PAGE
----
Change tbl_time periodicity

Convert a tbl_time object from daily to monthly, from minute data to hourly, and more. This allows the user to easily aggregate data to a less granular level by taking the value from either the beginning or end of the period.

as_period(.tbl_time, period = "yearly", start_date = NULL,
  side = "start", include_endpoints = FALSE, ...)

A tbl_time object.


A character specification used for time-based grouping. The general format to use is "frequency period" where frequency is a number like 1 or 2, and period is an interval like weekly or yearly. There must be a space between the two.

Note that you can pass the specification in a flexible way:

  • 1 Year: '1 year' / '1 Y' / '1 yearly' / 'yearly'

This shorthand is available for year, quarter, month, day, hour, minute, second, millisecond and microsecond periodicities.

Additionally, you have the option of passing in a vector of dates to use as custom and more flexible boundaries.


Optional argument used to specify the start date for the first group. The default is to start at the closest period boundary below the minimum date in the supplied index.


Whether to return the date at the beginning or the end of the new period. By default, the "start" of the period. Use "end" to change to the end of the period.


Whether to include the first or last data point in addition to the transformed data.


Not currently used.


This function respects dplyr::group_by() groups.

The side argument is useful when you want to return data at, say, the end of a quarter, or the end of a month.

include_endpoints can be useful when calculating a change over time. In addition to changing to monthly dates, you often need the first data point as a baseline for the first calculation.

  • as_period
# Basic usage ---------------------------------------------------------------

# FB stock prices
FB <- as_tbl_time(FB, date)

# Aggregate FB to yearly data
as_period(FB, "yearly")

# Aggregate FB to every 2 years
as_period(FB, "2 years")

# Aggregate FB to yearly data, but use the last data point available
# in that period
as_period(FB, "yearly", side = "end")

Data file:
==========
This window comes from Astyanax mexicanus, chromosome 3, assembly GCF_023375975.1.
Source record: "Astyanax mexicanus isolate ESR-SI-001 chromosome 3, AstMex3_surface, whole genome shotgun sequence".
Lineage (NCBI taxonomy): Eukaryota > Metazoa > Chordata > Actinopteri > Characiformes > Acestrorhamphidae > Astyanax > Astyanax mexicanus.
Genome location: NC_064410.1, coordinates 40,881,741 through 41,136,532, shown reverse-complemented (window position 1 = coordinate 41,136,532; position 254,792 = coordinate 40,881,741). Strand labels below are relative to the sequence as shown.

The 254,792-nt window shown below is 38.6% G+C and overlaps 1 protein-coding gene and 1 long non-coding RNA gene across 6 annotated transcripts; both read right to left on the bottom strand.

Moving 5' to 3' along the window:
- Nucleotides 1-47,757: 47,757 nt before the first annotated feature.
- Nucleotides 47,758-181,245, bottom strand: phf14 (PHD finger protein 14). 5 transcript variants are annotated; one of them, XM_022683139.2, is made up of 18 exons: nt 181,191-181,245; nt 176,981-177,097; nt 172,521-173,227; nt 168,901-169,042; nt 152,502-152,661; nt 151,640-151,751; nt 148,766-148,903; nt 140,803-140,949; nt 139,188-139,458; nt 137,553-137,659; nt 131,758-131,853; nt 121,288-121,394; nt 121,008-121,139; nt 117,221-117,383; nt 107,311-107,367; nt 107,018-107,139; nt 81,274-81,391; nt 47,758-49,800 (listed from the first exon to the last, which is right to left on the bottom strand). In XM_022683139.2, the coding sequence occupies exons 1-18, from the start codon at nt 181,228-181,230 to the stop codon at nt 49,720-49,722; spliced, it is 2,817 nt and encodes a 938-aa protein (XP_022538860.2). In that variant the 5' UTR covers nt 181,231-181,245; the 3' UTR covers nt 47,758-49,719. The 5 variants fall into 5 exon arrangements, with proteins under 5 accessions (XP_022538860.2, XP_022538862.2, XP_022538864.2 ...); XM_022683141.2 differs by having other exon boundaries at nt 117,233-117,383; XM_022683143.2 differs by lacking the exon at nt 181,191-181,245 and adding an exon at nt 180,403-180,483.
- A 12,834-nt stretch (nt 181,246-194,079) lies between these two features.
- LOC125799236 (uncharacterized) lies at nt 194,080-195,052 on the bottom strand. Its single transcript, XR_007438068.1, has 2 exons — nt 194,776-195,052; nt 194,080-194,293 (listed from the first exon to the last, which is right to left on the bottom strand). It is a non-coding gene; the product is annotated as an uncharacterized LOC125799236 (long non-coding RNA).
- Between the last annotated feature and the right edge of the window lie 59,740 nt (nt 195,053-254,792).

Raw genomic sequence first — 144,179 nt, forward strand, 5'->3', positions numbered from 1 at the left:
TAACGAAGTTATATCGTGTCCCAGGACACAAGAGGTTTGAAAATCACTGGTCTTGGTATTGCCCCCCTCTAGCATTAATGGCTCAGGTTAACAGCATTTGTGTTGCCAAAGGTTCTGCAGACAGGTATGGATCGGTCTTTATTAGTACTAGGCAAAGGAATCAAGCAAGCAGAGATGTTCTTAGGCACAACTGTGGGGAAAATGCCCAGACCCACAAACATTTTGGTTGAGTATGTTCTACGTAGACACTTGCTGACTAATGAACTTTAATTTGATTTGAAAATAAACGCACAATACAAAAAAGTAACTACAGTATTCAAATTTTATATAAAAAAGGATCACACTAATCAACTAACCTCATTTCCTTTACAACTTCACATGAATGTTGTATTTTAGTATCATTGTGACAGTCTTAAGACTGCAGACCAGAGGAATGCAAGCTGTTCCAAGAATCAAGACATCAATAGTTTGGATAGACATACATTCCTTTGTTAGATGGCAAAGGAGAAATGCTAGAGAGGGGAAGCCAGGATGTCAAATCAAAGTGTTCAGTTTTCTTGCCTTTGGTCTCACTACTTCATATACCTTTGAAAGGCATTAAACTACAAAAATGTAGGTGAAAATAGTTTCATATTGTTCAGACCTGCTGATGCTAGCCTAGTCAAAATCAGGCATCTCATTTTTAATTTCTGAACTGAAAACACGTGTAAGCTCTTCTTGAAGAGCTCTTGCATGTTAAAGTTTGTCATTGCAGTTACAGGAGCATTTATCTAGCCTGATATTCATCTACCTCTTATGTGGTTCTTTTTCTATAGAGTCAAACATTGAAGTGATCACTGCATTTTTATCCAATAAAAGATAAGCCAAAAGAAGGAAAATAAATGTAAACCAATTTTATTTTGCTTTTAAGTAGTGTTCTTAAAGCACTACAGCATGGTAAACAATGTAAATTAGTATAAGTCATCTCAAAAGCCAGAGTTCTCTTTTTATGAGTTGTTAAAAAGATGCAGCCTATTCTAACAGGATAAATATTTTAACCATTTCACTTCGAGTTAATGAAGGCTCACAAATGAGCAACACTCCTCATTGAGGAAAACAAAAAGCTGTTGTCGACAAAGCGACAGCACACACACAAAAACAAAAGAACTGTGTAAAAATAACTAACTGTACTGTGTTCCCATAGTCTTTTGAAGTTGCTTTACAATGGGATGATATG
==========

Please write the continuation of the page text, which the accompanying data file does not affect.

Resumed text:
# Aggregate FB to yearly data, end of period, and include the first
# endpoint
as_period(FB, "yearly", side = "end", include_endpoints = TRUE)

# Aggregate to weekly. Notice that it only uses the earliest day available
# in the data set at that periodicity. It will not set the date of the first
# row to 2013-01-01 because that date did not exist in the original data set.
as_period(FB, "weekly")

# Aggregate to every other week
as_period(FB, "2 weeks")

# FB is daily data, aggregate to minute?
# Not allowed for Date class indices, an error is thrown
# as_period(FB, "minute")

# Grouped usage -------------------------------------------------------------

# FANG contains Facebook, Amazon, Netflix and Google stock prices
FANG <- as_tbl_time(FANG, date)

FANG <- dplyr::group_by(FANG, symbol)

# Respects groups
as_period(FANG, "yearly")

# Every 6 months, respecting groups
as_period(FANG, "6 months")

# Using start_date ----------------------------------------------------------

#### One method using start_date

# FB stock prices
FB <- as_tbl_time(FB, date)

# The Facebook series starts at 2013-01-02 so the 'every 2 day' counter
# starts at that date as well. Groups become (2013-01-02, 2013-01-03),
# (2013-01-04, 2013-01-05) and so on.
as_period(FB, "2 day")

# Specifying the `start_date = "2013-01-01"` might be preferable.
# Groups become (2013-01-01, 2013-01-02), (2013-01-03, 2013-01-04) and so on.
as_period(FB, "2 day", start_date = "2013-01-01")

#### Equivalent method using an index vector

# FB stock prices
FB <- as_tbl_time(FB, date)

custom_period <- create_series(
  time_formula = dplyr::first(FB$date) - 1 ~ dplyr::last(FB$date),
  period       = "2 day",
  class        = "Date",
  as_vector    = TRUE)

FB %>%
  as_tbl_time(date) %>%
  as_period(period = custom_period)

# Manually calculating returns at different periods -------------------------


# Annual Returns
# Convert to end of year periodicity, but include the endpoints to use as
# a reference for the first return calculation. Then calculate returns.
FB %>%
  as_tbl_time(date) %>%
  as_period("1 y", side = "end", include_endpoints = TRUE) %>%
  dplyr::mutate(yearly_return = adjusted / dplyr::lag(adjusted) - 1)

# }
Documentation reproduced from package tibbletime, version 0.1.3, License: MIT + file LICENSE

Community examples

Looks like there are no examples yet.